Just one more day to find out if it’s a Trump presidency

EDITORIAL

The result of one of the most controversial and divisive US presidential elections ever should be known tomorrow night and many people the world over are waiting anxiously for the result.

Latest available polls show the election to be extremely close, although former First Lady and 2009-2013 Secretary of State Hillary Clinton has an edge.

No presidential candidate in US history has been anything like Donald Trump. Although he was already a household name in America through television reality programmes, he rose from virtually nowhere politically to take the Republican nomination from establishment candidate Jeb Bush and right-wingers like Ted Cruz.

In the process he seemed to offend everybody who is not part of his core support base — not only among his own party but whole national groups like Mexicans who he wants to pay for a wall stopping them entering the United States. Many things he has said or insinuated on the campaign trail are untrue.

But it would be wrong to underestimate Trump, even though he may seem hard to fathom.

The property mogul and former Apprentice host has mined a deep mood of disillusionment throughout America in a way similar to what Bernie Sanders did in the Democratic primaries. Both successfully exploited a feeling that the whole system is rotten to the core.

Not only that, Trump is backed by true believers who are desperate for the wholesale changes he promises to “Make America Great Again”, and either don’t care or are not put off by his infamous taped comments about groping women. They feel a biased liberal media does not give him a fair deal.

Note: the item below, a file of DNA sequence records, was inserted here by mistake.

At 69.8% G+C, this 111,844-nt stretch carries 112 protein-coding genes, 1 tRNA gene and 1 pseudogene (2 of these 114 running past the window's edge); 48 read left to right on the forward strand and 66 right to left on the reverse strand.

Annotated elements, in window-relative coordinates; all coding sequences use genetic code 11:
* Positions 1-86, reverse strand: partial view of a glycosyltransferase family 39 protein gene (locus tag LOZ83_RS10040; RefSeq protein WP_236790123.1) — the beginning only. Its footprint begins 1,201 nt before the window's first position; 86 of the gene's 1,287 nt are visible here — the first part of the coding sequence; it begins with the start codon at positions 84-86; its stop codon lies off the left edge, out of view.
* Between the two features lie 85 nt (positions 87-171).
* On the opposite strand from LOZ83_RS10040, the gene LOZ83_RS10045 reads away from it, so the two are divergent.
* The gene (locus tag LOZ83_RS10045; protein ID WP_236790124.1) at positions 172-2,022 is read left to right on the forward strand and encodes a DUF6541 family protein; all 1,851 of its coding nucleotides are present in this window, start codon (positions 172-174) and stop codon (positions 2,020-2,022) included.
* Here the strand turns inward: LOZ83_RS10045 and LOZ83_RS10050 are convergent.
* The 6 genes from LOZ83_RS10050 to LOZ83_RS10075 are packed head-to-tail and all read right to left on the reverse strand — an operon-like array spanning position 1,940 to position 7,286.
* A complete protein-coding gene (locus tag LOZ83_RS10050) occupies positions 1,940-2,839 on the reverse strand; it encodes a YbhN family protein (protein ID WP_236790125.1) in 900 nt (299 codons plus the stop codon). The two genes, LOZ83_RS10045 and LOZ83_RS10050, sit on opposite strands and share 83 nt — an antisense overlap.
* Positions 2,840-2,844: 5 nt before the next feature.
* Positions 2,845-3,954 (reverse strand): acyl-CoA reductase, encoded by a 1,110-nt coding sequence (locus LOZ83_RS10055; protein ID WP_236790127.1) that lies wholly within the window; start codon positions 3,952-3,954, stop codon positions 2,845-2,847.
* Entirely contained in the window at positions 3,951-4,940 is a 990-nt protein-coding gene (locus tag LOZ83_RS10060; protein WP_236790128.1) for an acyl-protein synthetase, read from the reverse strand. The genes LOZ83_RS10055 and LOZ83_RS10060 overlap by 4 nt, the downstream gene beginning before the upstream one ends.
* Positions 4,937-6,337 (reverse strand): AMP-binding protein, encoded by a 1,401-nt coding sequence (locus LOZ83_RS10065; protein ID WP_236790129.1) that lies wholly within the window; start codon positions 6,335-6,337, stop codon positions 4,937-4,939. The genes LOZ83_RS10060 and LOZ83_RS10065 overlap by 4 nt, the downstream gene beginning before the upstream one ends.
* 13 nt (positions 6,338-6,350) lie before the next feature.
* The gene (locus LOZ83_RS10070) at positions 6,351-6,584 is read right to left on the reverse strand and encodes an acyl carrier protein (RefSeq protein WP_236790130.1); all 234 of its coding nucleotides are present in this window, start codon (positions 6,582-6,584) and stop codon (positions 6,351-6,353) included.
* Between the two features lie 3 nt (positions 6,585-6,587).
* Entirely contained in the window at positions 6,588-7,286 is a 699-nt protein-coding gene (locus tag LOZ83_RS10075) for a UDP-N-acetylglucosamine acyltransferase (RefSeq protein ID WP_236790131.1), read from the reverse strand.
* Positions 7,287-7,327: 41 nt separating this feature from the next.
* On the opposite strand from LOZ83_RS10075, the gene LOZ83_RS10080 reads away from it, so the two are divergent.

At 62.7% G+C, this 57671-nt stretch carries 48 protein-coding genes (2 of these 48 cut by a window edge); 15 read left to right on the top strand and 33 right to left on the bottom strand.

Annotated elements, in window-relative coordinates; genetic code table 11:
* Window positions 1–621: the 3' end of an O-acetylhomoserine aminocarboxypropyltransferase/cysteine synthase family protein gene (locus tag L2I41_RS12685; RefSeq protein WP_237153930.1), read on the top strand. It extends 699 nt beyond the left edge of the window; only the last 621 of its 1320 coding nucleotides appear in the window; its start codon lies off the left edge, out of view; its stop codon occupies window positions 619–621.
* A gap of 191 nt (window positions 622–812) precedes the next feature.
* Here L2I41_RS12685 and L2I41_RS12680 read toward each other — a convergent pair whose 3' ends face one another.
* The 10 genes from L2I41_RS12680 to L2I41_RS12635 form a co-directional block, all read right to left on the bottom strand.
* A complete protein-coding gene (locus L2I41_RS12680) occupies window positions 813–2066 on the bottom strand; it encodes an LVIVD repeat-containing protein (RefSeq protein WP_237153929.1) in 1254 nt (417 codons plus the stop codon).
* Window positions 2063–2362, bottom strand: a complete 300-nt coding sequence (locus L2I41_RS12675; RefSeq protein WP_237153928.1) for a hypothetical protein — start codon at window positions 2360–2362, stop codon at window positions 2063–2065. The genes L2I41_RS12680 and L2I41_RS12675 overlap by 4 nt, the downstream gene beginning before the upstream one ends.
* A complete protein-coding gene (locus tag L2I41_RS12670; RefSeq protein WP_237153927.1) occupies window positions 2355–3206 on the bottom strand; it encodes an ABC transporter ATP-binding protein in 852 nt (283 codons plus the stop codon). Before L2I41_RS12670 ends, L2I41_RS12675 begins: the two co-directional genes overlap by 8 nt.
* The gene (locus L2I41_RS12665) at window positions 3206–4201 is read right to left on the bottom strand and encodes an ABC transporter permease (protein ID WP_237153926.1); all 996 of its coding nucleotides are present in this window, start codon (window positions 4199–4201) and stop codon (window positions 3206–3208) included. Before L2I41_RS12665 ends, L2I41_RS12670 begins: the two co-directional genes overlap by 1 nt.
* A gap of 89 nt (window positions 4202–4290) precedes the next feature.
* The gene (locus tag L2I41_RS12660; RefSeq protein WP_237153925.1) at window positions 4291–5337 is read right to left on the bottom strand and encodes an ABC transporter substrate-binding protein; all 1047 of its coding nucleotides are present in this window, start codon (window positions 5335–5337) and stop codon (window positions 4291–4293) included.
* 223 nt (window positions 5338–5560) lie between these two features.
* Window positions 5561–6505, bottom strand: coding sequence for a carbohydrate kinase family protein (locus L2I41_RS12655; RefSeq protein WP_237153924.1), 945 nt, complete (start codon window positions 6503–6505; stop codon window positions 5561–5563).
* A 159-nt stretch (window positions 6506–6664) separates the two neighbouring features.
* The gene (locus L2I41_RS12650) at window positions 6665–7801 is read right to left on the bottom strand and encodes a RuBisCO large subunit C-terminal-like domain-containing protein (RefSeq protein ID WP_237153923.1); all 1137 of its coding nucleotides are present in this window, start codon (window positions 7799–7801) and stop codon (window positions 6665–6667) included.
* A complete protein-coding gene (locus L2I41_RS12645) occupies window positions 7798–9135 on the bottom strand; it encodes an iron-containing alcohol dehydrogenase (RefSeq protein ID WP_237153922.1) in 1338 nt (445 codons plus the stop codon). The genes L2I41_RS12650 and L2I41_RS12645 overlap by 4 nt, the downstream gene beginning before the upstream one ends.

Although Clinton has enjoyed a late boost with the FBI announcement that newly-discovered emails do not merit further investigation, she is mistrusted by a wide swathe of the American public. In fact, she is only viewed slightly less negatively than Trump — they are the two least-popular major party candidates ever for the presidency and Clinton’s greatest appeal may just be that she is not Trump.

The result of one of the most controversial and divisive US presidential elections ever should be known tomorrow night and many people the world over are waiting anxiously for the result.

Latest available polls show the election to be extremely close, although former First Lady and 2009-2013 Secretary of State Hillary Clinton has an edge.

No presidential candidate in US history has been anything like Donald Trump. Although he was already a household name in America through television reality programmes, he rose from virtually nowhere politically to take the Republican nomination from establishment candidate Jeb Bush and right-wingers like Ted Cruz.

In the process he seemed to offend everybody who is not part of his core support base — not only among his own party but whole national groups like Mexicans who he wants to pay for a wall stopping them entering the United States. Many things he has said or insinuated on the campaign trail are untrue.

But it would be wrong to underestimate Trump, even though he may seem hard to fathom.

The property mogul and former Apprentice host has mined a deep mood of disillusionment throughout America in a way similar to what Bernie Sanders did in the Democratic primaries. Both successfully exploited a feeling that the whole system is rotten to the core.

Not only that, Trump is backed by true believers who are desperate for the wholesale changes he promises to “Make America Great Again”, and either don’t care or are not put off by his infamous taped comments about groping women. They feel a biased liberal media does not give him a fair deal.

Although Clinton has enjoyed a late boost with the FBI announcement that newly-discovered emails do not merit further investigation, she is mistrusted by a wide swathe of the American public. In fact, she is only viewed slightly less negatively than Trump — they are the two least-popular major party candidates ever for the presidency and Clinton’s greatest appeal may just be that she is not Trump.

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